Saturday, July 7, 2012

Hellenistic FrankenQuest: Arranging the Limbs on the Slab

So I mentioned a a while ago that I'm working on a set of BRP rules for sword-and-sorcery adventure in the Hellenistic world. After comfortably ignoring it for months, I find myself drawn to the project again.

Originally, I had planned to simply use a pre-existing version of BRP and just combine it with Paul Elliott's Warlords of Alexander -- maybe with a few minor tweaks and house rules here and there. But the more I thought about it, and the sort of game I really wanted to run, I realized that the number of exceptions would be in danger of exceeding the rules-as-written.  Why not simply cobble together a purpose built version of BRP that did exactly what I wanted it to?  And why stop there?  Why not graft on bits I liked from other Percentile systems?

Now BRP's great -- gritty, fliexible-- and I especially like how characters improve organically based on what they've actually been doing as opposed to simply "leveling up."  But the Combat system still bugged me.  RQ 2nd ed. was too complex and fiddly for my tastes, and yet Stormbringer 1st was a little more abstract than I wanted.  I kept picking at it though, trying to decide which parts to keep and which to jettison -- fine-tuning it so it had just enough detail to be really satisfying without having to deal with things like Strike Ranks.  I needed something fast, lethal, intuitive, and with enough detail to really reward fighting smart and gaining a tactical advantage on your opponent.  As an added bonus, there should be a hilariously gory critical hit chart.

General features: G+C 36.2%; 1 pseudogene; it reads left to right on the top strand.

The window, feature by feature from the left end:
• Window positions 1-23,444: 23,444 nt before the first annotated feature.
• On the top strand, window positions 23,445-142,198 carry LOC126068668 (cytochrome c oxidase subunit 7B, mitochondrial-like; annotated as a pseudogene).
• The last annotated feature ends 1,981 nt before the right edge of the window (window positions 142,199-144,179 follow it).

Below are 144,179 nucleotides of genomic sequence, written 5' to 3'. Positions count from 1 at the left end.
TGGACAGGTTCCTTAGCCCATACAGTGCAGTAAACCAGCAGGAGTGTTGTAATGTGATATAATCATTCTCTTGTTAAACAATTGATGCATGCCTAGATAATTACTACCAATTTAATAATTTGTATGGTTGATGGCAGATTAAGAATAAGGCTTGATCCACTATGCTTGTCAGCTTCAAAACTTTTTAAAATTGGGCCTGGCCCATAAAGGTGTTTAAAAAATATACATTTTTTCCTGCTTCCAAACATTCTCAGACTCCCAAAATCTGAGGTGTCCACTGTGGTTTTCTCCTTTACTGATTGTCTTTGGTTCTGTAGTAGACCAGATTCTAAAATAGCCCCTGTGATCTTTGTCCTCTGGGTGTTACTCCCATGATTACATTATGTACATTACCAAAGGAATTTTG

But  Richard Halliwell, Rick Priestley, Graeme Davis, Jim Bambra, and Phil Gallagher already did that in 1986.  And the gang at the late, lamented Black Industries, together with Davis and Priestly, polished it to a mirror sheen in 2005.*

So here's my first stab at reconciling the two, and I think it's going to work.  D&D, of all things, proved to be the glue.  Note that I haven't made any provisions for Magic yet, and have yet to add options for Homelands and Class Backgrounds.  The former I'm still figuring out how to implement at all, and the latter will be comprised of modified versions of some of the options in  Stormbringer 1st ed. and Warlords of Alexander.

1. Roll Attributes:

3d6 (in order) : 

Strength (STR)
Constitution (CON) 
Power (POW) 
Dexterity (DEX) 
Charisma (CHA)

2d6+6 (in order)

Size (SIZ) 
Intelligence (INT)

2. Derived Attributes:

Hit Points (HP) How much physical damage a character can take before dying.  HP= the average of CON + SIZ (rounded up).  Once a character is brought below 0 HP, The Critical Hit Chart is consulted.**

Damage Modifier.  You add this to damage rolled on a successful hit.  To find your Damage Bonus, take the Average of your STR+ SIZ (rounded down) and apply the number to the following chart.  This number is added to (or subtracted from) your d10 roll when rolling damage (along with any other modifiers).

1           -5
2-3        -4
4-5        -3
6-7        -2
8-9        -1
10-11     0
12-13    +1
14-15    +2
16-17    +3
18-19    +4
20-21    +5

I think this will make a pretty good substitute for WFRP's SB + d10 = damage, while still allowing SIZ to play a part, as in BRP.

* Before any purists take me to task on this, I think the 1st ed. rulebook is more flavorful and complete, and it's my preferred take on the setting, but I can't help but prefer how 2nd ed. cleaned up the mechanics.

**That would be the expanded Critical Hit Chart Booklet included with the WFRP 1st ed. GM Screen. Have you SEEN this thing? Pages and pages of horrible injuries, divided by body part and again by they type of damage -- Blunt, Slashing, Piercing, Firearms...


  1. What me always buggerd about BRP for fantasy is that there's no way to get "tougher" = get more hitpoints. This is a somewhat D&D-centric view, I know, but I just thought +1 HP per survived roll on a critical table would be fun... rewarding recklessness. Well, depending on the roll.

    1. I really like that. I'd also include options for training up Attributes-- and thus improving HP and other derived stats (as in RQ2 or later versions of Stormbringer) , which I think would be entirely appropriate given the fact that gymnasia were a standard feature of any sizable Hellenic city.

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